gloomy like Jane Eyre (1847) or Wuthering Heights (1847).
Based upon the 1951 novel of the same name by Daphne du Maurier (itself made into a movie in 1952), 2017's My Cousin Rachel revolves around Philip's romantic obsession with the beautiful Rachel, the widow of his beloved older cousin Ambrose.
There's a catch, though: Ambrose recently died under mysterious circumstances, and Rachel might have had something to do with his demise.
Though he suspects foul play, Philip nonetheless welcomes Rachel into his home, and, slowly but surely, becomes infatuated with her. Having never been in a romantic relationship (questions of him possibly being involved with Ambrose are subtly probed), he puts all his energy into chasing after Rachel's affections. He showers her with jewels and the finest of gowns, devoting almost every moment of his existence to pleasing her. And Rachel, so mannered and elegant, goes back and forth between indifference and appreciation.
Throughout My Cousin Rachel, written and directed by Roger Michell, those previously mentioned questions linger. What is Rachel? A vixen or a saint? A schemer or a victim? The constant uncertainty only heightens the movie's tension, especially when Philip's stricken with a sudden, debilitating illness. But admittedly, we're slightly irritated that we're never going to get any definitive answers once the film closes.
But even for its shortcomings in total satisfaction, My Cousin Rachel is still a masterwork of Gothic style and performance. Simply looking at the feature is one of its great delights: it's a vision of inky shadows, flickering candlelight, strings of glittering pearls, and silken ballgowns. Artistically, it's haunting in ways that suggest all should be prefaced by the statement that everything in store occurred during "a dark and stormy night."
But even better are the performances. Claflin is excellent as the good-looking innocent whose puppy love is so strong that he cannot sense that he might be in danger. It's Weisz, however, who makes the utmost impression. Beautiful like a heroine in a 19th-century painting, she's perfectly cast as the luring femme fatale whose intentions might not be pure.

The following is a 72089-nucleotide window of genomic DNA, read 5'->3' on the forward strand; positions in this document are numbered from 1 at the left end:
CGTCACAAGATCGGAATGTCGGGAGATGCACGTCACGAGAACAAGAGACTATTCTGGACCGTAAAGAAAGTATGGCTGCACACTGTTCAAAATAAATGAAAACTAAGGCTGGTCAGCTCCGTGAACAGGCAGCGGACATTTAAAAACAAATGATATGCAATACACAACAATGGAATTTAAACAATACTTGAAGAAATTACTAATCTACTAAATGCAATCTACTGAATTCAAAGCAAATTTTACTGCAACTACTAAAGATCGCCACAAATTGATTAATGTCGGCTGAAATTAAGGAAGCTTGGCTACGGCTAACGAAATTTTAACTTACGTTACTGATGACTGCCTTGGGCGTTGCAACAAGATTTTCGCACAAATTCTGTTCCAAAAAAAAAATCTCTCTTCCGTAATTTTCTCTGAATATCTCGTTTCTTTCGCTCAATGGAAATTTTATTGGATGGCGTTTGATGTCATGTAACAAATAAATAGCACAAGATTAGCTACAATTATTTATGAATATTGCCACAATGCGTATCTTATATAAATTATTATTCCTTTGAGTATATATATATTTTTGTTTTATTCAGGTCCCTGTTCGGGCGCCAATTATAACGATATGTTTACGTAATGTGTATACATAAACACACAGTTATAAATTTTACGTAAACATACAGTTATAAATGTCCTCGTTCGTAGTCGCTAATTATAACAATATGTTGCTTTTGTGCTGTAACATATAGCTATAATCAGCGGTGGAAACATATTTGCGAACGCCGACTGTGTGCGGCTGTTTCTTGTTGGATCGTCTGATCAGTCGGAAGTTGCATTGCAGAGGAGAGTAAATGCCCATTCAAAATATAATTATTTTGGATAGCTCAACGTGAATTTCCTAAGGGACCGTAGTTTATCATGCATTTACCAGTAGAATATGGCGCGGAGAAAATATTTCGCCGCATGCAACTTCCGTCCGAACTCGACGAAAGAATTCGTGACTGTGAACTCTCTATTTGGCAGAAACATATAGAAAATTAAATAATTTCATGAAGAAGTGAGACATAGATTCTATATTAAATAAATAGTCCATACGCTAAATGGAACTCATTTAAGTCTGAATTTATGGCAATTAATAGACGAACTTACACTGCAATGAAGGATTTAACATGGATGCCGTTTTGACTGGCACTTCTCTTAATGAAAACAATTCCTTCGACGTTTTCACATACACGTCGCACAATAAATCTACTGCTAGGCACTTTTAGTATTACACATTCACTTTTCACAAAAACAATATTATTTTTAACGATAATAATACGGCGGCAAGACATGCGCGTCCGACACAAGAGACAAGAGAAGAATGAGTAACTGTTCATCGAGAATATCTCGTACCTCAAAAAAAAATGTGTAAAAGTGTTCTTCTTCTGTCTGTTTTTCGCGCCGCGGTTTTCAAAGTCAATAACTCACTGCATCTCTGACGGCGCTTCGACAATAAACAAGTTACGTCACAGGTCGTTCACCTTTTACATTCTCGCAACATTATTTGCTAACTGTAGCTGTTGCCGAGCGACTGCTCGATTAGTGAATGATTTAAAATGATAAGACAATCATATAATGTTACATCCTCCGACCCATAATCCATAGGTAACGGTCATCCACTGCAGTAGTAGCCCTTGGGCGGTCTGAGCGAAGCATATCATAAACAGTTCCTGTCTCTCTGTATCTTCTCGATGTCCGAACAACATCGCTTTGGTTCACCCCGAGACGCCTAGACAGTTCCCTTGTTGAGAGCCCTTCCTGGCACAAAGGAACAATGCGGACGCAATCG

Fans of 1940's Rebecca (also an adaptation of a du Maurier work) will undoubtedly be reminded of the film while watching My Cousin Rachel, though there's a possibility they might find it inferior. While Rebecca's various enigmas complemented it, My Cousin Rachel asks too many questions we want answered. When they aren't, its impact is diminished. But Weisz is so beguiling, and the style is so intoxicating, that we manage to find another way to be thrilled when the storyline underwhelms. B
Poppy Lee Friar
1 Hr., 46 Mins.
My Cousin Rachel
s My Cousin Rachel opens, a narrator asks a series of brief, provocative questions that will never be answered. "Did she? Didn't she?" he ponders. "Who's to blame?"
October 3, 2017
The "she" being scrutinized is the title Rachel (Rachel Weisz); the narrator is the square-jawed Philip (Sam Claflin), a wealthy, 25-year-old orphan who acts as the film's protagonist. The setting is 1800s England, all mist and moors; the mood is ominous and ambiguous, the atmosphere romantically